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“The Time Spent Rigging Was a Challenge”: DP Andrew Droz Palermo on Filming Hannah Fidell’s Road Movie The Long Dumb Road

The Long Dumb Road

How do you reinvent the look of the road movie? That was the key question for Andrew Droz Palermo while filming The Long Dumb Road, the third feature film from director Hannah Fidell. Palermo’s recent credits as DP include last year’s A Ghost Story, the 2014 horror film You’re Next and Fidell’s two previous features (A Teacher and 6 Years). Palermo spoke with Filmmaker ahead of The Long Dumb Road‘s premiere at the 2018 Sundance Film Festival. Below he discusses the logistics of filming moving cars and his aim to “live up to our influences, and […] take them into a new place.”

Filmmaker: How and why did you wind up being the cinematographer of your film? What were the factors and attributes that led to your being hired for this job?

Palermo: This is the third feature I’ve shot for Hannah Fidell, who has been one of my longest-running collaborators. Before we shot 6 Years, we wanted to do a little warm-up, so Hannah and I got together and shot a short film of what would later become the feature-length The Long Dumb Road.

Filmmaker: What were your artistic goals on this film, and how did you realize them? How did you want your cinematography to enhance the film’s storytelling and treatment of its characters?

Palermo: Our process has been evolving over the course of our collaboration. While A Teacher felt very formalistic, with 6 Years Hannah wanted to push herself into allowing her actors the freedom to improvise and use the space. So often my camera movements and lighting were in reaction to that. On The Long Dumb Road, I knew she wanted to continue using two cameras as much as possible, but I wanted to push us to shooting wider than we’d shot our two previous films, which were rather tight and intimate. It felt appropriate to feature our characters within their space since it is, after all, a road movie. So the challenge was finding our moments when wider blocking and lenses were appropriate and mixing that with two-camera cross coverage shot improvised dialogue. This film to me feels like a mixture of all of our collaborations, which is a pretty interesting space to land in.

Filmmaker: Were there any specific influences on your cinematography, whether they be other films, or visual art, of photography, or something else?

Palermo: We looked at as many movies as we could that take place in cars – Training Day, Y Tu Mama Tambien, Little Miss Sunshine, and so on. Mainly that was just to familiarize ourselves with the ways you can shoot two people who often sit in the front seat of the car. It can be really repetitive, so some fresh ideas there were necessary. We often share images at the start of a project, so we had moods for each scene in mind before we shot. Part of my job is just trying to live up to our influences, and also to take them into a new place.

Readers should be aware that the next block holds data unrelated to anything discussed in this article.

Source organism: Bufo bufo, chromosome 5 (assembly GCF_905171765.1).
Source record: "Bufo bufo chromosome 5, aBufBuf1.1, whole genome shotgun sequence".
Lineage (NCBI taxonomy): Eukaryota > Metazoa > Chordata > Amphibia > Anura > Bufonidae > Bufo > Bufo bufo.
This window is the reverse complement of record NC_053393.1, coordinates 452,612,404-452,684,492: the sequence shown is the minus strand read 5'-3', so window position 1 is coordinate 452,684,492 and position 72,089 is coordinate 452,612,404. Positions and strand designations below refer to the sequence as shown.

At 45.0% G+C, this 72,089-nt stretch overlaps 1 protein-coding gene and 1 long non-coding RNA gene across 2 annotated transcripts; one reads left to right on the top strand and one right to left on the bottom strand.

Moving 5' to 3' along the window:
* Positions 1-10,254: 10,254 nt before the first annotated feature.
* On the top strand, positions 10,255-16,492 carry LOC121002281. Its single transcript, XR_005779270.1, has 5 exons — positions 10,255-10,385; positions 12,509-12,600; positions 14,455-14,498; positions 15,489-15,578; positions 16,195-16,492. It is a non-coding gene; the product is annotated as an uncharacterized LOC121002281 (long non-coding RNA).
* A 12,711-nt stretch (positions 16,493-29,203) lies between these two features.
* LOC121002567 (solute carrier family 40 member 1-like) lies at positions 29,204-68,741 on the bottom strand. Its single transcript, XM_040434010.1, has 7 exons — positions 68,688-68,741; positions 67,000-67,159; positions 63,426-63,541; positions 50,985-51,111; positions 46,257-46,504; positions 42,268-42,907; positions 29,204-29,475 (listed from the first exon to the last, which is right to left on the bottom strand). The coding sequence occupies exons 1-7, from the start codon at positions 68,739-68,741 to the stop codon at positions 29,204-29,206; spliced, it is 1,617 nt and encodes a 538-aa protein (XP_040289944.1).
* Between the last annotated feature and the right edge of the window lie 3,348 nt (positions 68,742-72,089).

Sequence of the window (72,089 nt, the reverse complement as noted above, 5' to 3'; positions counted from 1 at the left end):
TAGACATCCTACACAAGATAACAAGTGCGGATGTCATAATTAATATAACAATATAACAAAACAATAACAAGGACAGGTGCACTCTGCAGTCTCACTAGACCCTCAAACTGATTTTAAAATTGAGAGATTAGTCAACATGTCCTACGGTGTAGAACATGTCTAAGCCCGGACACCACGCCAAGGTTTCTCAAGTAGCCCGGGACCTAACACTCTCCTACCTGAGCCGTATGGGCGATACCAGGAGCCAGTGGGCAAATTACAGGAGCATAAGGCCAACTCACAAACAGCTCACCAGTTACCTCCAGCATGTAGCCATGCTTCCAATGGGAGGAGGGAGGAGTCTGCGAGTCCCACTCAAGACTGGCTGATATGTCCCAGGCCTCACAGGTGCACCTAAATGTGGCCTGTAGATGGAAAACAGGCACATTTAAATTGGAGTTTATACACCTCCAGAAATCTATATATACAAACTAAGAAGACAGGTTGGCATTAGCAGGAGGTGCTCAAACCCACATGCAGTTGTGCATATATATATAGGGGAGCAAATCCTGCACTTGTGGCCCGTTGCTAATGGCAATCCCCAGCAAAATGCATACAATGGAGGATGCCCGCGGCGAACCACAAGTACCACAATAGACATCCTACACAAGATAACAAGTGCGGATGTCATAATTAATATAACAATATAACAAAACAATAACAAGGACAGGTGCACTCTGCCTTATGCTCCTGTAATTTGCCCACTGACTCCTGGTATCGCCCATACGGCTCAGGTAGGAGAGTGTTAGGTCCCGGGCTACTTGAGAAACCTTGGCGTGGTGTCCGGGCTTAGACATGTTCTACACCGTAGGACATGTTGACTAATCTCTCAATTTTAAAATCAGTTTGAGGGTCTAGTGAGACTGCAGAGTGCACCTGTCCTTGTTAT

Filmmaker: What were the biggest challenges posed by production to those goals?

Palermo: The time spent rigging was a challenge. We had very minimal days of true process trailer work, so often the cameras were just locked off hood mount, or hostess tray shots. That can be time consuming on my team, particularly when we are short staffed and only have one of the hero vehicles. Plus the logistics of finding routes to drive or tow safely with five-plus-page dialogue scenes can be really tough.

Filmmaker: What camera did you shoot on? Why did you choose the camera that you did? What lenses did you use?

Palermo: Alexa Mini with high speed Panavision Anamorphics.

Filmmaker: Describe your approach to lighting.

Palermo: I wanted to keep things feeling natural, but give the light a voice, or a clear intent. Largely that just meant twisting existing light in a subtle way, which shifted it into a space which felt appropriate for our film. Maybe a slight gel on a fixture here, or an unusual key placement texture.

Filmmaker: What was the most difficult scene to realize and why? And how did you do it?

Palermo: We dealt with some difficult weather conditions on one of our most important scenes, which is when Tony and Jason’s characters meet. It was an extremely long harrowing drive to set in a blizzard, which left me rather wiped before we even started our actual work day. From there we had the challenge of battling the ice, snow, rapidly changing light and weather continuity. It may not sound like much, but between the physical discomfort, and the time it’d take to change any angle, it really added up.

Filmmaker: Finally, describe the finishing of the film. How much of your look was “baked in” versus realized in the DI?

Palermo: I shot Rec 709 without a LUT. Since then I’ve been perfecting my on-set LUT workflow, but for this I really wanted to keep it simple, so I’d have a good understanding of what I was getting, knowing that I’d always be able to make changes later. Our colorist Alastor Arnold at FotoKem and I have worked together on a few films and a number of commercials over the years, so he has a good sense of my tastes, and is able to help myself and Hannah achieve our goals. He did a really nice job on this film, I might add.

TECH BOX

  • Camera: Alexa Mini
  • Lenses: Panavision high speed Anamorphic
  • Lighting: The usual suspects
  • Processing: Digital
  • Color Grading: Alastor Arnold at The Lodge at FotoKem

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